These recipes are mostly very traditional English fare and many are real classics of that style of cuisine.
Here we are sharing a cross-section of some of these.
A really fun cookbook for kids of all ages that is well worth seeking out!
(Also, as a bonus, enjoy some classic Mary Poppins singing after the recipes.)
(Click on image to enlarge)
And for all you Mary Poppins fans out there:
See also: The Anne of Green Gables Cookbook w. Mrs Irving's Delicious Shortbread, Marilla's Plum Pudding & more: Vintage Cookbook TBT
Wednesday, September 21, 2016
Over the course of this pivotal battle in the history of the modern world the entire city of Stalingrad was completely destroyed.
The devastation was on a scale that staggers belief.
After the war the city was not only rebuilt but was rebuilt in a way that is both amazing and that also honoured the nearly incomprehensible sacrifices of the city's citizens and of the Red Army's soldiers during the battle with the creation of monuments to their heroism.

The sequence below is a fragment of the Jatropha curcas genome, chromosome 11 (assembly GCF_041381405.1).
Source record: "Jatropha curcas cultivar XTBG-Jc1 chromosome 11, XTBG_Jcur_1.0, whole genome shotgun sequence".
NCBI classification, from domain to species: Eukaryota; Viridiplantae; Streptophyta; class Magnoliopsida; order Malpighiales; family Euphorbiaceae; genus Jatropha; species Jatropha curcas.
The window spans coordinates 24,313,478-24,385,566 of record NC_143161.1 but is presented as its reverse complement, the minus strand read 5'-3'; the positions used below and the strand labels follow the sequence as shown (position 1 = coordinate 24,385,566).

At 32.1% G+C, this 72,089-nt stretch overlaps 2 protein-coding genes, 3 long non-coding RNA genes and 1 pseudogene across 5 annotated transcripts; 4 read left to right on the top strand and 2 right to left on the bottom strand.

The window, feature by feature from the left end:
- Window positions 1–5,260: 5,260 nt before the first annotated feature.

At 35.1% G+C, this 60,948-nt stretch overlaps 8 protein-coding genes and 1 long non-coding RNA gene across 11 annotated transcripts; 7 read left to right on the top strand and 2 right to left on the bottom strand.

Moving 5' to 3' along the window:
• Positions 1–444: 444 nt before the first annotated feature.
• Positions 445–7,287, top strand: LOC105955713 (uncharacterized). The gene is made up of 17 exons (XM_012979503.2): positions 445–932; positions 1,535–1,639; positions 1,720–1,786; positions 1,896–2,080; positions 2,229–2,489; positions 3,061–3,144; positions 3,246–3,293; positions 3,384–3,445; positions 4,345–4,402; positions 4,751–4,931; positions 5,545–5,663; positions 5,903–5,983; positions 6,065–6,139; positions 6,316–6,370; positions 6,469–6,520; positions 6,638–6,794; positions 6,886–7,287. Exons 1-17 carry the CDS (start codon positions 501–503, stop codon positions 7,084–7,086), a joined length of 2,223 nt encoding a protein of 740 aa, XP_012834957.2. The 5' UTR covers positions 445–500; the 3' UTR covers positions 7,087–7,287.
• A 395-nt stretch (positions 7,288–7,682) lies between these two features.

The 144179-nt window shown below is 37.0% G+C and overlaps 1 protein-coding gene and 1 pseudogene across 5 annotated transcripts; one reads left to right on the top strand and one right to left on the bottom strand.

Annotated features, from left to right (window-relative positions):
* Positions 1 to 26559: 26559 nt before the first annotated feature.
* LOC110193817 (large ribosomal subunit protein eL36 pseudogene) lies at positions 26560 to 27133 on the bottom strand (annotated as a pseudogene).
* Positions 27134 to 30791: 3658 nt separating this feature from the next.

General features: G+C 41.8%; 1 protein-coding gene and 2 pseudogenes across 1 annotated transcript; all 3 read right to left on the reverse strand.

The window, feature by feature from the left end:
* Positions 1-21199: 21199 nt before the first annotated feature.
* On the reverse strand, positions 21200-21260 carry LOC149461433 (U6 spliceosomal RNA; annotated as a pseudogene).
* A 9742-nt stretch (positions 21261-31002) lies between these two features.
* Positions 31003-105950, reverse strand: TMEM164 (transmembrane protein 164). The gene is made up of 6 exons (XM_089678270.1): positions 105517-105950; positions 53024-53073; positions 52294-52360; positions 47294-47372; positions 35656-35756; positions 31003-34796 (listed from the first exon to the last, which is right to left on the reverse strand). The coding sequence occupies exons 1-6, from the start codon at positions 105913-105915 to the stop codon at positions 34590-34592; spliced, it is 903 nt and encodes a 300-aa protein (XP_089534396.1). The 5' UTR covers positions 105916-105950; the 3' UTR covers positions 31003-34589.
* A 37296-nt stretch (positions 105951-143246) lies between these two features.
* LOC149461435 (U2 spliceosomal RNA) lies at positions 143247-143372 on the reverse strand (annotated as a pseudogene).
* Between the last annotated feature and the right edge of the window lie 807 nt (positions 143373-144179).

When Stalin died and his crimes were revealed and acknowledged by Khrushchev and the Soviet regime, the city's name was changed to Volgograd.
Without any further ado, here are the 31 postcards of 70's era Soviet Volgograd.
All of the captions below the photos are taken from the back of the postcard.
(Click on images to enlarge)
|View of Lenin Prospect|
|Corner of Gogol St.|
|View of Peace St.|
|The Volgograd Planetarium|
|Volgograd at Night|
|View of the Volga|
|Lenin Volga-Don Canal|
|Central Department Store|
|Obelisk over the common grave of the fallen soldiers|
of the Civil and Great Patriotic Wars
|Monument to Lenin on Lenin Square|
|Staircase leading to the Main Embankment|
|Gorky Drama Theatre|
|"The Grieving Mother" Memorial to the fallen soldiers of|
|Street scene of the Lenin Prospect|
|Monument to fighter-pilot V. Kholzunov|
Hero of the Soviet Union
|Fallen Warrior Square|
|Memorial to the fallen soldiers of Stalingrad|
|Open air cafe|
|Bridge over the river Tsaritsa|
|The 22nd Party Congress Volga Hydro-Electric Station|
|View of the Soviet Army Officers Club|
|View of the 22nd Party Congress Volga Hydro-Electric Station|
|Main entrance of the Dzerzhinsky Tractor Works|
Interesting monument in front of the Tractor Works no doubt to honour the fact that during the battle factory workers built tanks under fire that were literally driven right off the production line and into battle.
|Mill, a relic of the battle|
|Memorial to the fallen soldiers of Stalingrad|
|"To the Builders of Communism" Monument|